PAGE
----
Long term, he plans to graduate high school and pursue a business degree at Southern University. Alexander hopes to delve deeper into entrepreneurship and continue to learn the ins and outs of economics, as he matures. His favorite quote is, “Without hard work, nothing grows but weeds.” The hard work he is putting forth at 17 will ultimately have a great and lasting impact on his future abilities as a businessman.

image-97Despite everything that occupies his time, Alexander says his ultimate goal is to “teach and motivate others to do their best.” His drive and work ethic are built on passion, determination, and faith. “I thank God every morning for waking me up and for his many blessings. I’m grateful for the motivated spirit he has given me,” Alexander said. He is such a fine example of how, with a little resolve and a great deal of perseverance, one can achieve anything one sets out to accomplish.

Venturing into entrepreneurship is just one of countless ways to be bold in 2017. The Lord is calling each of us toward a vitalizing and enriching purpose. Now is an excellent time to take notice of your passion, trust yourself and wholeheartedly chase your goals.

Fresh starts, bold moves and leaps of faith are possible year round, but January reminds us that our futures are crisp and limitless. New Year’s Day is symbolic of renewal, a day when we can bravely stare into the eyes of opportunity and see our lives as we would like them to be. Just remember, all things are possible with a bit of courage, the willingness to work hard and a healthy dose of faith.

December 2016, Millennial Life

Young People Going Global

by Trapper S. Kinchen
May pictured alongside a member of the local Belizean community.
May pictured alongside a member of the local Belizean community.

The world in which we live is so strongly dictated by visual media that the line separating truth and perception is easily blurred. We see, read, and hear about international disputes, global poverty and worldwide persecution. Yet, because of the constant stream of information surging across our news feeds, we often become desensitized to major issues. By absorbing information almost exclusively through the glow of an electronic screen, it is hard to feel and truly comprehend the difference between the global refugee crisis and an episode of “The Unbreakable Kimmy Schmidt.”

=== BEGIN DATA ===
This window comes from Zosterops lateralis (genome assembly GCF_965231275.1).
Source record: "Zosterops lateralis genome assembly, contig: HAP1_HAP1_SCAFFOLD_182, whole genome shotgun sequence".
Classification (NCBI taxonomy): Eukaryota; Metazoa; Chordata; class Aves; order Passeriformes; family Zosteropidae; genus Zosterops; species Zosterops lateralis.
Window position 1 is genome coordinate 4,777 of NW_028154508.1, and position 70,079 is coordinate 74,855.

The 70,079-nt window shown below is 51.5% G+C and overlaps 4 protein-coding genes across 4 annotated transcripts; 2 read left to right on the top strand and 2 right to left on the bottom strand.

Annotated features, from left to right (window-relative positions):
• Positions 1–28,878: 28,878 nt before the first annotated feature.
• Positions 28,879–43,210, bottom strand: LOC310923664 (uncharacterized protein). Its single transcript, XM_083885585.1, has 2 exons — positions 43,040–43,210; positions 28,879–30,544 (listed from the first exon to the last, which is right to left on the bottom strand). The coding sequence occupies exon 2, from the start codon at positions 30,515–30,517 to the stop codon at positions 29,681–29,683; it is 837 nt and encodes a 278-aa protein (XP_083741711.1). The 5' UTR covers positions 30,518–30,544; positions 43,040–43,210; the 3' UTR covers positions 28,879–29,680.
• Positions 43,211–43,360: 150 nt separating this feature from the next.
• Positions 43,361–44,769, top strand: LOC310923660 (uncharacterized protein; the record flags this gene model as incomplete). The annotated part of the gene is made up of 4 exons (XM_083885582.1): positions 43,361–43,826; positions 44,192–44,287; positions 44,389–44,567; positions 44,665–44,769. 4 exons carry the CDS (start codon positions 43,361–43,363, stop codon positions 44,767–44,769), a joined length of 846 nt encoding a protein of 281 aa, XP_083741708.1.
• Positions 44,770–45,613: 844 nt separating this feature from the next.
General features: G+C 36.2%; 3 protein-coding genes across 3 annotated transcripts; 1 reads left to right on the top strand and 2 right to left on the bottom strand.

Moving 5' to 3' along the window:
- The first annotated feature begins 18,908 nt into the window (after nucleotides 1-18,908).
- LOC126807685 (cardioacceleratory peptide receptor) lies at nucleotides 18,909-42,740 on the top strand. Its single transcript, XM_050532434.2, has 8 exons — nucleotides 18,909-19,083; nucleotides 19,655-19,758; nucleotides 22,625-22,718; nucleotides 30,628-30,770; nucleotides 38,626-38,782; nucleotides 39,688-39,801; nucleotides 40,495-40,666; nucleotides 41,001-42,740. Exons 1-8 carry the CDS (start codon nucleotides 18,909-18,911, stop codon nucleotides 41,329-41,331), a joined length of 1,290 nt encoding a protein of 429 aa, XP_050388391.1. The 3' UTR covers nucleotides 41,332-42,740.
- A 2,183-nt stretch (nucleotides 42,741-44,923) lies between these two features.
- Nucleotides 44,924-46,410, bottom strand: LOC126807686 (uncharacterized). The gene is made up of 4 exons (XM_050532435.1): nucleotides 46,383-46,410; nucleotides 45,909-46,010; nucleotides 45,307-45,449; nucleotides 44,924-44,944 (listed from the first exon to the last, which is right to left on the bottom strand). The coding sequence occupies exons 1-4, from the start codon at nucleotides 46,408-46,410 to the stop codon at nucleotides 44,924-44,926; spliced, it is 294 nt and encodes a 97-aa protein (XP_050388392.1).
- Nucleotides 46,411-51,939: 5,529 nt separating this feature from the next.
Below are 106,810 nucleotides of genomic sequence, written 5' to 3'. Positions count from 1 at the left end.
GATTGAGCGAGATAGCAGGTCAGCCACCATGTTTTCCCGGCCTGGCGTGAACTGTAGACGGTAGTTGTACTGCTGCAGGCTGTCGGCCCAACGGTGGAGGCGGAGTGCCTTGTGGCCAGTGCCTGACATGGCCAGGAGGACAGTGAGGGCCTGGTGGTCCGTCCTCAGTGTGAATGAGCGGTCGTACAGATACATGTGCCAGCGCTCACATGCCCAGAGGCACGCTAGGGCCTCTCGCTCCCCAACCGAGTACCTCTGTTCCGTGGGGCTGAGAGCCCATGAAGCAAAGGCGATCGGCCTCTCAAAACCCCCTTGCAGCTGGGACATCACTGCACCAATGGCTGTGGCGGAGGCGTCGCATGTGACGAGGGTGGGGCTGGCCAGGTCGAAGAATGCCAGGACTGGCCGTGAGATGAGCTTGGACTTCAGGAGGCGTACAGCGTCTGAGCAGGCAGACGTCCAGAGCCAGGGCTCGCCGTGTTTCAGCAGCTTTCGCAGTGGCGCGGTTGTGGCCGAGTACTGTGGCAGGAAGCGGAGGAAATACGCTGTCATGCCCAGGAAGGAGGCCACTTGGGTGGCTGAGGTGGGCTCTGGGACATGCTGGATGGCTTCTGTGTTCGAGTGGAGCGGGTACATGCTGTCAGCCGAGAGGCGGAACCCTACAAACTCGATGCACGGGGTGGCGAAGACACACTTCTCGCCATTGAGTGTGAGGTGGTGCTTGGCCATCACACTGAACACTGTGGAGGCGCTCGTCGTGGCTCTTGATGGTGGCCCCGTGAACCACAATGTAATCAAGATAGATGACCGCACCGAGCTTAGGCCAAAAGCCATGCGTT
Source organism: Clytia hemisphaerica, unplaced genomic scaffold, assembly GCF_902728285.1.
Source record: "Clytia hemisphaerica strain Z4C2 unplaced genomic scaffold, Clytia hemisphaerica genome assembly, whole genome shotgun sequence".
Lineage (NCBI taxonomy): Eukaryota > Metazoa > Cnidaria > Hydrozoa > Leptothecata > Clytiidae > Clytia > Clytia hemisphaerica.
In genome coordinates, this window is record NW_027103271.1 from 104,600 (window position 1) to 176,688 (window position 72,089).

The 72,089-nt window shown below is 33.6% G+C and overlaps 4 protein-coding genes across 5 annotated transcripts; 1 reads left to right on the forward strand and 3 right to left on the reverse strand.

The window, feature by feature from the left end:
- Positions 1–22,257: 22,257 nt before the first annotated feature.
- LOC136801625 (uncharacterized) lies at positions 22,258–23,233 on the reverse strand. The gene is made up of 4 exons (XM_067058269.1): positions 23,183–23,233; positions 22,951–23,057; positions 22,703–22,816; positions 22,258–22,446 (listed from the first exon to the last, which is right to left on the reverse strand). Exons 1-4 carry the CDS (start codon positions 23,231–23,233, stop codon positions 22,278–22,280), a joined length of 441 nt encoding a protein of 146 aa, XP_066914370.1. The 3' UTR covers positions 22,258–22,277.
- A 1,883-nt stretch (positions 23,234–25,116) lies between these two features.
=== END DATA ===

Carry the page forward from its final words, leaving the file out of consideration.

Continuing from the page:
Millennials are better able to positively impact life on Earth than any preceding generation. We are savvy, empathetic and easily engaged. But, it can be difficult to figure out where to start making a difference. That being said, when all the distractions are cleared away, the answer is simple: having a global impact is as easy as being conscious of the bigger picture.

Gabrielle May is a millennial who spends a great deal of time thinking about her place in the broader universal scheme. She has dedicated herself to domestic and international missions, and in the process, discovered the beauty in taking time to give back to her fellow man.

She is the daughter of a kindergarten teacher and an engineer, born and raised in Baton Rouge. May has spent the last four years studying animal science at LSU and Louisiana Tech, and she will graduate from the latter at the end of this term. She works as a swim instructor when she’s not in class and tries to make time for her friends whenever possible. May seems like a typical millennial, but beneath the façade of her personal achievements stirs the spirit of a woman genuinely concerned with bettering the global good.

The local children waiting for Bible study to begin.
The local children waiting for Bible study to begin.

May first became involved with mission work in middle school, through her youth group at Broadmoor United Methodist. They participated in annual goodwill service projects around the United States. After a few trips, May developed a genuine enthusiasm for helping families in need. “I really loved serving others,” she said.

However, mission opportunities began to dwindle once May entered college. So, after healthy doses of introspection and prayer, she decided to spearhead an expedition designed to engage millennials in international aid. “I looked into some stuff, talked to a few of my church friends and my parents, and I decided to lead a mission trip to Belize,” she said.

Belize is a small county perched between Mexico and Guatemala on the western rim of the Caribbean Sea. It was a British territory until 1981, and since its independence, has experienced relatively slow economic growth. In fact, according to borgenproject.org, 41 percent of Belize’s population remains impoverished.

One of the children from the village where May volunteered.
One of the children from the village where May volunteered.

For two consecutive years, May has led groups into the country’s tropical interior. The objective behind her yearly trip is to meet some of the Belizean people’s most basic needs while simultaneously spreading the Gospel. And, based on the overwhelming expressions of local gratitude, her team’s work has had an encouraging impact on the lives of the poor.